Anshu Arora LLM, MSc, PMP

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Canadian government won't rule out changing immigration targets to address housing challenges

Canada’s housing minister says the federal government isn’t ruling out changes to its ambitious immigration targets, but maintains the country should also focus on what it can do to increase housing supply when it comes to addressing current housing challenges.

Fraser said he believes the federal government has “some work to do” with its temporary immigration programs, which currently operate on the basis of demand in an “uncapped way,” but doesn’t “necessarily” need to reduce the number of newcomers who become permanent residents each year. It’s common for almost half of those individuals to already be in Canada as temporary residents, he noted.


Before making any changes, however, Fraser said the federal government would have to consult with other levels of government — since deciding which institutions take in international students is within the purview of provincial governments — as well as institutions that have “a duty to play part of a role in housing the people who come here.” He also stressed that conversations around addressing the country’s housing crisis should not solely revolve around immigration.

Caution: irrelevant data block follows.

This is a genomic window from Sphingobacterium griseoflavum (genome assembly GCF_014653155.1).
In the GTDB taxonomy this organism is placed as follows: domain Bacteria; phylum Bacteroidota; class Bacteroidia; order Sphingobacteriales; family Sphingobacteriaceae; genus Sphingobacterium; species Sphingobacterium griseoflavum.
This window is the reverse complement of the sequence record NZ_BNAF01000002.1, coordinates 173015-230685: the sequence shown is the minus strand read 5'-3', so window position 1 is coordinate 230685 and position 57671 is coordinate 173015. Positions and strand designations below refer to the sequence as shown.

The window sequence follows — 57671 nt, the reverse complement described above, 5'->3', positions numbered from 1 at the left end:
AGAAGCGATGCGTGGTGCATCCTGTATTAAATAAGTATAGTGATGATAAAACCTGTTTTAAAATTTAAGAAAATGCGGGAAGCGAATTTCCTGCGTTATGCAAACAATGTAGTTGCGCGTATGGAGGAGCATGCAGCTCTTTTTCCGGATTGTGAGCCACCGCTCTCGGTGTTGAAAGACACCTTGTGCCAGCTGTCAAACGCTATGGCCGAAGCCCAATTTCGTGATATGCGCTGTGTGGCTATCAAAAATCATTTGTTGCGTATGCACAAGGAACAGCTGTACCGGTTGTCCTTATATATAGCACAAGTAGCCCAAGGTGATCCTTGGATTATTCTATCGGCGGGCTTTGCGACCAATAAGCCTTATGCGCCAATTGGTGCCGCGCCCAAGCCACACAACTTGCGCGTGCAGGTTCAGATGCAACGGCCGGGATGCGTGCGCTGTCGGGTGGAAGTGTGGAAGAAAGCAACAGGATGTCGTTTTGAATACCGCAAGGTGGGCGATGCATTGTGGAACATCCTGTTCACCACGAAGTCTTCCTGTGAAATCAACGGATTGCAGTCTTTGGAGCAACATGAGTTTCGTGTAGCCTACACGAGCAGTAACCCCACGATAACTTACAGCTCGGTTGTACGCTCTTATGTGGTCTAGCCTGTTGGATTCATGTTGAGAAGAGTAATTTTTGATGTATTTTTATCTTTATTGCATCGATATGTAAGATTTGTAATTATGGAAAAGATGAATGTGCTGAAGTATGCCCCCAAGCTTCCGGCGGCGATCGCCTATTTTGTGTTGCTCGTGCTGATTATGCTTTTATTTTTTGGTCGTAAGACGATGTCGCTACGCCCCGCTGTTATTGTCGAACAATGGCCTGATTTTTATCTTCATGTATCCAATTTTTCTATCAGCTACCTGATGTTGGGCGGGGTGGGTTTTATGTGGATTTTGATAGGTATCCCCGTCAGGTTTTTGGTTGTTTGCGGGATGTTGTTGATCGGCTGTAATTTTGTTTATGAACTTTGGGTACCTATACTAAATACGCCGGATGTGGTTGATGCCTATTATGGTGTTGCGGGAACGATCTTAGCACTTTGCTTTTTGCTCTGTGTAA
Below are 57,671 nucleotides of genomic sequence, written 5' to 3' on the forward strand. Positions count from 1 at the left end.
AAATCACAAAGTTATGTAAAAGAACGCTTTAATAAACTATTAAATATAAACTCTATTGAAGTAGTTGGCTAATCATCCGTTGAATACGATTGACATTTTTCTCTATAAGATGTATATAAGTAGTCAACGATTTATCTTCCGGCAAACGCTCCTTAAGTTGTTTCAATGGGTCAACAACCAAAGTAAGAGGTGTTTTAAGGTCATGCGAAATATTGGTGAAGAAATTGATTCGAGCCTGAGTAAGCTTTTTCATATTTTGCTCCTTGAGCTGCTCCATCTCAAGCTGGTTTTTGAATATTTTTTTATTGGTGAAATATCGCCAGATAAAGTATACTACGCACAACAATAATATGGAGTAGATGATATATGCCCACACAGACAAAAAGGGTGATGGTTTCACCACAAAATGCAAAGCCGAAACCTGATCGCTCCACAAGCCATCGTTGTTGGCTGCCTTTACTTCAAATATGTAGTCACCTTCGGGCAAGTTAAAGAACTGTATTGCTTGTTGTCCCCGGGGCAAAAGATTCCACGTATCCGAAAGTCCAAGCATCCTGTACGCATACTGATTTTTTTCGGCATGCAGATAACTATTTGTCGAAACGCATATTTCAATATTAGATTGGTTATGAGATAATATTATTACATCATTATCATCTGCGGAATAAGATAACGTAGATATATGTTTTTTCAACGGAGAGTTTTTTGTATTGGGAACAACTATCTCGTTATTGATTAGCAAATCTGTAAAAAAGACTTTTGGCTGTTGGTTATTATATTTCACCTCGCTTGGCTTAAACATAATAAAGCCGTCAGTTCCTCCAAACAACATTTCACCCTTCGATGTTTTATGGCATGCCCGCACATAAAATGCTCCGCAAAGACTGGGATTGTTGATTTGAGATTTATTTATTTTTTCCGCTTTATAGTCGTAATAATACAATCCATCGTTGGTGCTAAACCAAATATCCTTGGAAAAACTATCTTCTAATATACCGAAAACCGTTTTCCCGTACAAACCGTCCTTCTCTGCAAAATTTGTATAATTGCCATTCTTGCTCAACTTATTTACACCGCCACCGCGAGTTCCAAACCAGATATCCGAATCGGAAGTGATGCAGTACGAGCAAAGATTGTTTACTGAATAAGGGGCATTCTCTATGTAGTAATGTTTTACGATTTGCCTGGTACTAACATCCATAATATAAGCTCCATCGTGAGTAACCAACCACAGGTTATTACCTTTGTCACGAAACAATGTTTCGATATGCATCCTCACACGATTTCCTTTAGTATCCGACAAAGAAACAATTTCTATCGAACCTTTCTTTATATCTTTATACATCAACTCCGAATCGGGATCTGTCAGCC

“It's important that when we're looking at the answer to our housing challenges, we also focus on what we can do to increase the supply,” the minister said. “I think it's essential that we remember that immigration remains one of Canada's strongest competitive advantages in the global economy.”

Fraser introduced Canada’s ambitious immigration targets in November 2022 when he was the federal immigration minister, with a goal of bringing in 465,000 permanent residents in 2023, 485,000 in 2024 and 500,000 in 2025. At the time, he said the move was necessary to ensure Canada’s economic prosperity, by helping businesses find workers to fill in labour gaps and to attract the skills required in key sectors including health care, skilled trades, manufacturing and technology.

Academics, commercial banks, opposition politicians and policy thinkers, however, have been warning the federal government the country’s high-growth immigration strategy is exacerbating Canada’s housing crisis. In a July report, economists from TD estimated that if the current immigration strategy continues, Canada’s housing shortfall could widen by about half a million units in just two years’ time. The Canada Mortgage and Housing Corp. has estimated the country needs to build 3.5 million more homes by 2030 than it is currently on track for, to help achieve some semblance of housing affordability.












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